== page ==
What Does Diabetes Look Like?

Do you know someone who has diabetes? Most of us do, even if we aren’t aware of it. It may be your coworker, your cousin or your neighbor. The obesity epidemic has recently pointed a spotlight at type 2 diabetes which can be delayed or even prevented by diet and activity changes or losing weight. But type 1 diabetes, also known as juvenile diabetes, strikes those who haven’t had a chance to make poor food choices, like very young children, or those who are physically active and at normal weight. Type 1 diabetes is an autoimmune disease in which the body attacks the pancreas, ultimately disabling it. Because the pancreas can no longer produce insulin, these people have no alternative but to test their blood with finger pricks several times a day and inject insulin to control their blood glucose level. Diabetes Awareness Month aims to educate us about those who live with this disease every day, 24 hours a day. There is no vacation from diabetes. Since the discovery and the medical availability of insulin in 1921 lives have been prolonged and diabetics are able to lead more normal lives, but there is still no cure. The treatments have progressed to include continuous glucose monitors that alleviate finger pricks and allow diabetics to more closely monitor glucose levels. Insulin pumps are becoming more mainstream and more common so that diabetics can program the amount of insulin delivered at any given point in time and make adjustments more quickly. But, the ability for these two devices to communicate doesn’t exist yet so diabetics must still track information and program insulin...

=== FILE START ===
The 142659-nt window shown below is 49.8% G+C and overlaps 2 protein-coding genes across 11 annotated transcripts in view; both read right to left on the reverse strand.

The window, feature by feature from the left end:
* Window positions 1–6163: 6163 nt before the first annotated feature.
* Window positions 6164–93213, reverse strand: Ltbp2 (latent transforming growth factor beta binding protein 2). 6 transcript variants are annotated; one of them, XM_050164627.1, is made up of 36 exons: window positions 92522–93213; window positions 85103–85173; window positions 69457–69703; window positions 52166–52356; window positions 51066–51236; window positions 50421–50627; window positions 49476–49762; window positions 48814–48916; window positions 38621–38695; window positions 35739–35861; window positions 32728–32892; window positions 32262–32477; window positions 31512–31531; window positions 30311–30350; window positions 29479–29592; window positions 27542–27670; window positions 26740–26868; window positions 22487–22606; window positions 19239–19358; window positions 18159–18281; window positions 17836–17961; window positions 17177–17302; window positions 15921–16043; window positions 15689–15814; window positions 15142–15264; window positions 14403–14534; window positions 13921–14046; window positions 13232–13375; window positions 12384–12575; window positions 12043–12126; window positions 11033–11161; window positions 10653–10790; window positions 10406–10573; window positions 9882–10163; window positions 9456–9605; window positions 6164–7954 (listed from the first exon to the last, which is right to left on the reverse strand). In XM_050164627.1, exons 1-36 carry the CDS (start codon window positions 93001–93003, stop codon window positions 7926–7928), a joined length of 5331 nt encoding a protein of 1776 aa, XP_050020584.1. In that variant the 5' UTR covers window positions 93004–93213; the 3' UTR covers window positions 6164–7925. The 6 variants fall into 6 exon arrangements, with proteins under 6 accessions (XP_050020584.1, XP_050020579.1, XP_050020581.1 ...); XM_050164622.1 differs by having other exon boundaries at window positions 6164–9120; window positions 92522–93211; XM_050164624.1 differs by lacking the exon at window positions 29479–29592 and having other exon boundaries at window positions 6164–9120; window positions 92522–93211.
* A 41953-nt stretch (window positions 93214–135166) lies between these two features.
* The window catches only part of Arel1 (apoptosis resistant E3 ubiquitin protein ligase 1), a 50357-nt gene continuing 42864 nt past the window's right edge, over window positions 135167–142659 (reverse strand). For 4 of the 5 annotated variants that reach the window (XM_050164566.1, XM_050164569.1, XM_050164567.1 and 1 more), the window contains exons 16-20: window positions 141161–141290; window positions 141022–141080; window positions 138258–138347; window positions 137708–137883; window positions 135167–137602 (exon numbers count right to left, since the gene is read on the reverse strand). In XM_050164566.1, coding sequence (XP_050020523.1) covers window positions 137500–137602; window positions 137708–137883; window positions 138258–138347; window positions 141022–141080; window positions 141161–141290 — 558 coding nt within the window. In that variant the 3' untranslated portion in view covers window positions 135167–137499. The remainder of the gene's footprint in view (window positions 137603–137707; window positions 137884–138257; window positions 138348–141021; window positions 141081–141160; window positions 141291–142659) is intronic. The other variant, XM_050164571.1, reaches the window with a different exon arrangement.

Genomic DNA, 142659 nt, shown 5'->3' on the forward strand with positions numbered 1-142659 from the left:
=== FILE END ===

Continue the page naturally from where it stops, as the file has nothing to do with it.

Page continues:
Hey Tough Guy! Are You Avoiding the Doctor? You May Want to Rethink That Plan!

There just aren’t enough hours in a day! You’ll make that doctor’s appointment another day, right? Especially because nothing hurts and you have no pain, aches, bumps, or bruises? Think again! It is all too common for men to skip their annual visits to their doctors, which could be a big step in the wrong direction. Although we all like to believe that since we feel fine there must be nothing wrong, there are far too many health risks and potential diseases for men to ignore their doctors, and their health altogether. June is Men’s Health Month and we encourage all men to take precautions and check up on your health! Preventative medical tests can detect diseases early, before they start to cause the aches and pains that would send someone to the doctor immediately. Here are some recommendations for screening tests and lifestyle adjustements to consider so that you can take control of your health now and prevent illness later: Check your cholesterol levels regularly, especially after the age of 20. Having high cholesterol puts men at a greater risk for heart disease and should be checked every five years, or more often if your cholesterol is high. Keep a close eye on your body weight, activity level and diet, as these lifestyle choices have a direct effect on cholesterol levels. Consider taking the Fasting Plasma Glucose Test to screen for type 2 diabetes or pre-diabetes. If you are experiencing increased thirst and frequent urination, as well as weight loss and increased hunger, you may be experiencing diabetes symptoms. As with many other diseases, warning signs are not...

A Step-by-Step Guide to Preventing Type 2 Diabetes